A few years ago, when a church in New York appealed for volunteers to visit older people living alone, a young lawyer I know responded. Once a week, he went to the apartment of an elderly man. Sometimes they played chess. Other times they simply talked.
Whatever the activity, their time together lifted the older man's spirits, offering an antidote to loneliness and a connection with the outside world. The benefits were mutual. As the volunteer, a father of three, told me after returning from one visit, "It's a good feeling to know you're helping someone."
Small acts of kindness like these are part of what President Bush had in mind in one partof his State of the Union address last week. Early in the speech, he noted the importance of reaching out to those in need - visiting prisoners, sheltering battered women, and "bringing companionship to lonely seniors."
That brief comment has been largely forgotten amid concern about impending war and a slumping economy. But in calling for "acts of compassion," Mr. Bush summed up the urgent need to help others, including "lonely seniors."
Loneliness can stalk anyone - young, old, rich, poor: a child coming home to an empty house after school, a teenager yearning to be accepted in a high school social circle, a soldier shipping out to a faraway war zone, a widow or widower cooking for one every evening.
Yet loneliness remains largely invisible. "Nobody wants to admit 'I'm lonely,' " says Marty Guerin, executive director of Little Brothers - Friends of the Elderly in Boston, a national group working to relieve isolation and loneliness among older people. "By the time they get to the point of saying they're lonely, it's serious."
Among the nation's 1.6 million nursing home residents, isolation can loom large. Many lack regular visitors, says Debra Mitchell of the National Citizens Coalition for Nursing Home Reform in Washington. Some have no family, or their family lives far away and can only visit infrequently. Retired people living alone in their own homes may face the same challenge.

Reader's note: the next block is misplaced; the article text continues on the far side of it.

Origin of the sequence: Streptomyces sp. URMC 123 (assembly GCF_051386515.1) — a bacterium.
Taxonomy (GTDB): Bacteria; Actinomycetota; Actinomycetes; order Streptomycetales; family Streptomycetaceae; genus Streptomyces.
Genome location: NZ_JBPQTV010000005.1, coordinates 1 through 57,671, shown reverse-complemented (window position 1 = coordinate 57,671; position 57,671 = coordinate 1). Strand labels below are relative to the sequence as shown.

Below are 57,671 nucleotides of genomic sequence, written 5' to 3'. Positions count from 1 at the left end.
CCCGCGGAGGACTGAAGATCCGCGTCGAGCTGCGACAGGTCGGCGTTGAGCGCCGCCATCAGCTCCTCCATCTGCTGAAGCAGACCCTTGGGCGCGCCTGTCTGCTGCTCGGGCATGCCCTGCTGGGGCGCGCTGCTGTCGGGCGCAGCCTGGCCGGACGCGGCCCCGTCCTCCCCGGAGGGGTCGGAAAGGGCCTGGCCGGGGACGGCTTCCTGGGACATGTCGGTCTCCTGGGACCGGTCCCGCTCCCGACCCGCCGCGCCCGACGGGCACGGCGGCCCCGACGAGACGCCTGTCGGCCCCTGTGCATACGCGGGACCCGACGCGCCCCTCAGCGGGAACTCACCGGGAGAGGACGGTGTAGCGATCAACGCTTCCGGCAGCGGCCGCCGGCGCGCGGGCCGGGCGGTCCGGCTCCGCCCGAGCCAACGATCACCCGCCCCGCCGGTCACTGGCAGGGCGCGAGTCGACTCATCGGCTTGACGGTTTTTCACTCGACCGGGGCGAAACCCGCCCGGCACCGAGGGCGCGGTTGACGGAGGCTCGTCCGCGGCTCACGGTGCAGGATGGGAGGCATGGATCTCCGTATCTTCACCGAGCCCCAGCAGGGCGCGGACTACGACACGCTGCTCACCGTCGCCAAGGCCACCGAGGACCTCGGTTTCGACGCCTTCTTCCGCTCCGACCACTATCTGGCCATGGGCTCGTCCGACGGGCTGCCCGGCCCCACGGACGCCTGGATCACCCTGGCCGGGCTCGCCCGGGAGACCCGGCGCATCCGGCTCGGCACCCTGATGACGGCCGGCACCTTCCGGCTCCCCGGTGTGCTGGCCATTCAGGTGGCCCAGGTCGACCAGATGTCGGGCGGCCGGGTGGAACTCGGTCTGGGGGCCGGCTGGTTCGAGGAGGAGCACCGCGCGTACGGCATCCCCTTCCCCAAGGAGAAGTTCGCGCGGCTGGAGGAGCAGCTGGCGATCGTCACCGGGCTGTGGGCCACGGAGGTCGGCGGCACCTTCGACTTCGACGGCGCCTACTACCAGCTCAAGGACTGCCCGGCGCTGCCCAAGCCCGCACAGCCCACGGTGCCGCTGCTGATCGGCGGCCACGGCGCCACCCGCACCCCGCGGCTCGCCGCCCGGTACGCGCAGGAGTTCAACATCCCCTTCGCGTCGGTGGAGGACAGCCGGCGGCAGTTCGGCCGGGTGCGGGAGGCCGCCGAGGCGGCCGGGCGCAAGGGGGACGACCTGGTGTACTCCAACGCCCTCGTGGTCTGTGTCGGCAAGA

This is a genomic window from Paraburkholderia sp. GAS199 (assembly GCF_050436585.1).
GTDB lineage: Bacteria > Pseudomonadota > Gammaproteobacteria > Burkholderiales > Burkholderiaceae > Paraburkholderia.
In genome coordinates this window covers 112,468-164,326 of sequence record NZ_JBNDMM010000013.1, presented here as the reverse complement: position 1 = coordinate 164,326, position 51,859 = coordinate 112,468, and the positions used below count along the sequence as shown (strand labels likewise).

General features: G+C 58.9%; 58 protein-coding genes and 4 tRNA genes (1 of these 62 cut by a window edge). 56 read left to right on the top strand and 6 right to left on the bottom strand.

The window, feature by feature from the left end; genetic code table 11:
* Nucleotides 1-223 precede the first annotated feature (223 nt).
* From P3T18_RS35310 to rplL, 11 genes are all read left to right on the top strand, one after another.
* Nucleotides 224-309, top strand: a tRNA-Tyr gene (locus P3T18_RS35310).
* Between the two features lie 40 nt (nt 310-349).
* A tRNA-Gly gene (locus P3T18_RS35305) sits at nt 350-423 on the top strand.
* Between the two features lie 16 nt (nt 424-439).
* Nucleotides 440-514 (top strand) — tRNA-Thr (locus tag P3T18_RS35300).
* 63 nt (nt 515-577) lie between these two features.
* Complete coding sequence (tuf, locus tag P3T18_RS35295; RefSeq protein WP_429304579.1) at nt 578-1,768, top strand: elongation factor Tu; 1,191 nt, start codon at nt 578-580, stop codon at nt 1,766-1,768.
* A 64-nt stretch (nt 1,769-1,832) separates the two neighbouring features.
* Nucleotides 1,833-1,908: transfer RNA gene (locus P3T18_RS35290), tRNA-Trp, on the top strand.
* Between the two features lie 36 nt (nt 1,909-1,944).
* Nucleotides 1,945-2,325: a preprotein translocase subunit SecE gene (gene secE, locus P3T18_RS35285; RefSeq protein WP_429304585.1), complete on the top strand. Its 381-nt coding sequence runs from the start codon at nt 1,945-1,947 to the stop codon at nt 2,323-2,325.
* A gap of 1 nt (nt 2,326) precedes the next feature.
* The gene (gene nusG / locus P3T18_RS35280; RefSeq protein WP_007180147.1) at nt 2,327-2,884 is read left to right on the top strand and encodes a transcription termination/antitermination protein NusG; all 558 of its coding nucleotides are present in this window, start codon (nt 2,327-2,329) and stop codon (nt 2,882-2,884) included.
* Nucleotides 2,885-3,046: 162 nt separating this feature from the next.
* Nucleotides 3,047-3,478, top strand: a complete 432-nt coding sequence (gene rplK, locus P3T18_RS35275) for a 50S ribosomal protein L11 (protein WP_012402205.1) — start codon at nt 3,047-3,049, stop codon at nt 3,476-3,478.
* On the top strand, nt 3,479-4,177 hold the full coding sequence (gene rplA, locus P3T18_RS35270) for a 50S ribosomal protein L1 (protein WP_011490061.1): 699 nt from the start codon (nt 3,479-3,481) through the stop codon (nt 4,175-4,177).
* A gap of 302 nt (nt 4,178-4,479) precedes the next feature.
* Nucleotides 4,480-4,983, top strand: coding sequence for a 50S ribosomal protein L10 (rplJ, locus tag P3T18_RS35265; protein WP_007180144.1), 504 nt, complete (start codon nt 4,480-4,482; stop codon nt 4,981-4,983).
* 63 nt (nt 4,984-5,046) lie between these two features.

How slowly clocks must tick when there is no meaningful contact with another person to break up the day and stimulate thought.
The Chicago chapter of Little Brothers - Friends of the Elderly reports that almost half of the city's residents over 65 have no help from families.Multiply those numbers by cities and towns across the country and the need for caring and support becomes huge.
Yet recruiting volunteers can be a challenge. "People have big hearts," Mrs. Guerin says. "They just can't always find time to do it. It takes a special kind of person to make room in their lives for someone who's alone."
Although there is no typical volunteer, Guerin finds that some people want to start giving back when they reach their 30s and 40s. Some also want their children to learn early the importance of giving to others.
A smile, a pat on the shoulder, a squeeze of the hand, an encouraging word - these small gestures can assuage loneliness and offer comfort and hope to those in every stage of life. But as a new austerity forces federal and state governments to slash budgets, the questions hanging in the wintry air are these: How many social-service programs, including those that bring companionship to "lonely seniors," can be cut without harming those in need? And how many caring people with big hearts will step forward, one by one, to fill the gaps?
Guerin is encouraged by a growing public awareness of the need for connections. For those who do reach out, rewards can be great, as the New York lawyer and countless others can attest. As Guerin says of the work her group does, "We are uncovering diamonds. The elders we meet are just wonderful."